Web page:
Dose and Drug Matter – Anticholinergic Effects

An elderly patient was on Zyrtec (cetirizine) 10 mg at betime for allergies and was also on Ditropan (oxybutynin) 15 mg three times daily for urinary incontinence.  Ditropan is one of those classic older anticholinergic medications that isn’t so great in the elderly (noted to be in the Beer’s criteria).  This patient was experiencing significant dry mouth and dry eyes.  The physician was concerned with the Zyrtec causing the anticholinergic symptoms (my assumption was the oxybutynin was overlooked). I was taught a couple of ways to remember a few of the major anticholinergic effects.  Some use the acronym SLUDs – Meaning you CANNOT Salivate, Lacrimate, Urinate, or Defacate.  Others use “can’t spit, see, pee or poop (enter explicative)” to describe anticholinergic effects.  CNS effects like confusion, fall risk etc. are also problematic with anticholinergic effects especially in the elderly.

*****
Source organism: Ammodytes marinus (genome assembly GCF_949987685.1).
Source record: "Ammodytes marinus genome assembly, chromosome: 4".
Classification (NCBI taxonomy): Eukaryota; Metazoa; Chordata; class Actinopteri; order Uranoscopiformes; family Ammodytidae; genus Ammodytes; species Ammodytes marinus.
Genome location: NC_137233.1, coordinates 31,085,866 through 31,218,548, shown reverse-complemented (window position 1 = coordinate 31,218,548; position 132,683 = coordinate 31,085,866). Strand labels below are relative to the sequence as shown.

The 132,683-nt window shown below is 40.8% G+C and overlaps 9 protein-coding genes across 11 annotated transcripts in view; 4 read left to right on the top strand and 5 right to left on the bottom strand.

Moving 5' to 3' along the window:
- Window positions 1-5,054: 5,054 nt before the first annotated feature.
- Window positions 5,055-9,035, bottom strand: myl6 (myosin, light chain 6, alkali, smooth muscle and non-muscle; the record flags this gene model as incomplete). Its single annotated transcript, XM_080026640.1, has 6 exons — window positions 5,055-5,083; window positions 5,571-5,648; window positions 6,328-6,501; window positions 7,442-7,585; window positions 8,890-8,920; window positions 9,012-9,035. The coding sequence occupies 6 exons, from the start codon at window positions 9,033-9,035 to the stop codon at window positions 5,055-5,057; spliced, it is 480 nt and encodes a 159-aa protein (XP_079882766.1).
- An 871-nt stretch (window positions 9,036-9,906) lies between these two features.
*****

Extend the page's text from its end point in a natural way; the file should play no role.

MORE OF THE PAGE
Keeping an eye out for “trigger” medications that treat these symptoms is really important (i.e. Artificial tears or saliva, alpha blockers like Flomax due to retention). In this case, if incontinence was well controlled, the Ditropan would likely be the medication I would be strongly advocating to decrease as 45 mg total daily dose is a very steep dose compared to the anticholinergic activity that 10 mg of Zyrtec would have.



  1. Tiotropium Systemic Absorption - How Much? - Med Ed 101 - […] like the likelihood of tiotropium causing systemic anticholinergic adverse effects is low, a higher anticholinergic burden from other medications…

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Written By Eric Christianson

April 9, 2014

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